Absorption of water

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The absorption of water by plants is essential for various metabolic activities. Land plants get their water supply from soil which serves as the source of water and [minerals]. The way in which water from soil enters roots, particularly to the root xylem, is called "mechanism of water absorption". Both active and passive absorption have been proposed for mechanism of water absorption.

Active absorption[edit]

Active absorption refers to the absorption of water by roots with the help of ATP, generated by the root respiration: as the root cells actively take part in the process, it is called active absorption. According to Renner, active absorption takes place in low transpiring and well-watered plants, and 4% of total water absorption is carried out in this process. The active absorption is carried out by two theories; active osmotic water absorption and Active non-osmotic water absorption. In this process energy is required.

Active osmotic water absorption[edit]

This theory was given by Pari (1910) and Priestley (1921). According to this theory, the root cells behave as an ideal osmotic pressure system through which water moves up from the soil solution to the root xylem along an increasing gradient of D.P.D. (suction pressure, which is the real force for water absorption). If solute concentration is high and water potential is low in the root cells, water can enter from soil to root cells through endosmosis. Mineral nutrients are absorbed actively by the root cells due to utilisation of adenosine triphosphate (ATP). As a result, the concentration of ions (osmotica) in the xylem vessels is more in comparison to the soil water. A concentration gradient is established between the root and the soil water. Hence, the solute potential of xylem water is more in comparison to that of soil and correspondingly water potential is low than the soil water.If stated, water potential is comparatively positive in the soil water. This gradient of water potential causes endosmosis. The endosmosis of water continues till the water potential both in the root and soil becomes equal. It is the absorption of minerals that utilise metabolic energy, but not water absorption. Hence, absorption of water is indirectly an active process in a plant's life.Active transport is in an opposite direction to that of diffusion.[1]

Active non-osmotic water absorption[edit]

This theory was given by Thimann (1951) and Kramer (1959). According to the theory, sometimes water is absorbed against a concentration gradient. This requires expenditure of metabolic energy released from respiration of root cells. There is no direct evidence, but some scientists suggest involvement of energy from respiration. In conclusion, it is said that, the evidences supporting active absorption of water are themselves poor.[2]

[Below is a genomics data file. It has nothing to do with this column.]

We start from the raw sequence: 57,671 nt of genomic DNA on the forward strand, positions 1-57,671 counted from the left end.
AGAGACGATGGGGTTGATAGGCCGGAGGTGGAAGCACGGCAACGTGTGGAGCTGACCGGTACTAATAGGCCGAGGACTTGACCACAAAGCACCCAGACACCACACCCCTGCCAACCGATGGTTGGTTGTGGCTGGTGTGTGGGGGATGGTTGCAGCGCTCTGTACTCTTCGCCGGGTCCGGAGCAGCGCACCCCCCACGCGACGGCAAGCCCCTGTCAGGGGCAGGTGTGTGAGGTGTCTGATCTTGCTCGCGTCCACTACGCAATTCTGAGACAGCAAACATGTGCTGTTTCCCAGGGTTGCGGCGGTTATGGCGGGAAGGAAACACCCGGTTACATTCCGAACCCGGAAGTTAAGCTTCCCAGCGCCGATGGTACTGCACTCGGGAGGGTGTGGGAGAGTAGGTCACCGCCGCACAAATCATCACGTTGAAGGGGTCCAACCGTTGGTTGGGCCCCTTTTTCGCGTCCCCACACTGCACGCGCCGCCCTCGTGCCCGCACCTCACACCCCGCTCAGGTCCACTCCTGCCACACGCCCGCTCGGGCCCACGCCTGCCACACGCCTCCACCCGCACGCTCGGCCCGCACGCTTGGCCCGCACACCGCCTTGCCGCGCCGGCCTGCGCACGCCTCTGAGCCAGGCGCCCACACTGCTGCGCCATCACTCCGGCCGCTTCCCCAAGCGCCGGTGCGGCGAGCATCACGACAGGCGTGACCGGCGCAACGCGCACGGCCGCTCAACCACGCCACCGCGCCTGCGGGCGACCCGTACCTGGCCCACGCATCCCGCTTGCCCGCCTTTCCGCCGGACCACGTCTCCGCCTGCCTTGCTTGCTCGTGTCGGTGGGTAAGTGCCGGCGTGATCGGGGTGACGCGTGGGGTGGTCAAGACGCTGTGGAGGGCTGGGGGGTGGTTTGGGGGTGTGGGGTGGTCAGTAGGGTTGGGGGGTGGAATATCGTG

Passive absorption[edit]

This mechanism is carried out without utilisation of metabolic energy. Here, only the roots act as an organ of absorption or passage. Hence, sometimes it is called water absorption 'through roots', rather 'by' roots. It occurs in rapidly transpiring plants during daytime, because of opening of stomata and the atmospheric conditions. The force for absorption of water is created at the leaf end i.e. the transpiration pull. The main cause behind this transpiration pull, water is lifted up in the plant axis like a bucket of water is lifted by a person from a well. Transpiration pull is responsible for dragging water at the leaf end, the pull or force is transmitted down to the root through water column in the xylem elements. The continuity of water column remains intact due to the cohesion between the molecules and it act as a rope. Roots simply act as a passive organ of absorption. As transpiration proceeds, simultaneously water absorption also takes place to compensate the water loss from leaf end. Most volume of water entering plants is by means of passive absorption. Passive transport is nothing different from diffusion but just explaining its meaning "passive" refers to requiring no input of energy. There is a free movement of molecules from their higher concentration to their lower concentration. The water will enter the plant via the root cells that can be found in the roots where mainly passive absorption occurs. Also, with the absorption of water, minerals and nutrients are also absorbed.

See also[edit]

References[edit]

  1. ^ Arya, R.L., Arya, R, Arya, S., Kumar, J. (2015). Fundamentals Of Agriculture (Icar-Net, Jrf, Srf, Csir-Net, Upsc & Ifs). Scientific Publishers. p. 162. 
  2. ^ P. K. Gupta (2007). Genetics Classical To Modern. Rastogi Publications. p. 4019. ISBN 9788171338962. 
  1. http://www.tutorvista.com/content/biology/biology-iv/plant-water-relations/absorption-water-by-plants.php
  2. http://www.springerlink.com/content/qw62632354v4nm77/
  3. http://www.jstor.org/stable/4353618
  4. https://web.archive.org/web/20110114111737/http://www.wiziq.com/tutorial/70692-Biology-XI-11-Transport-in-plants-4-Mechanism-of-Water-Absorption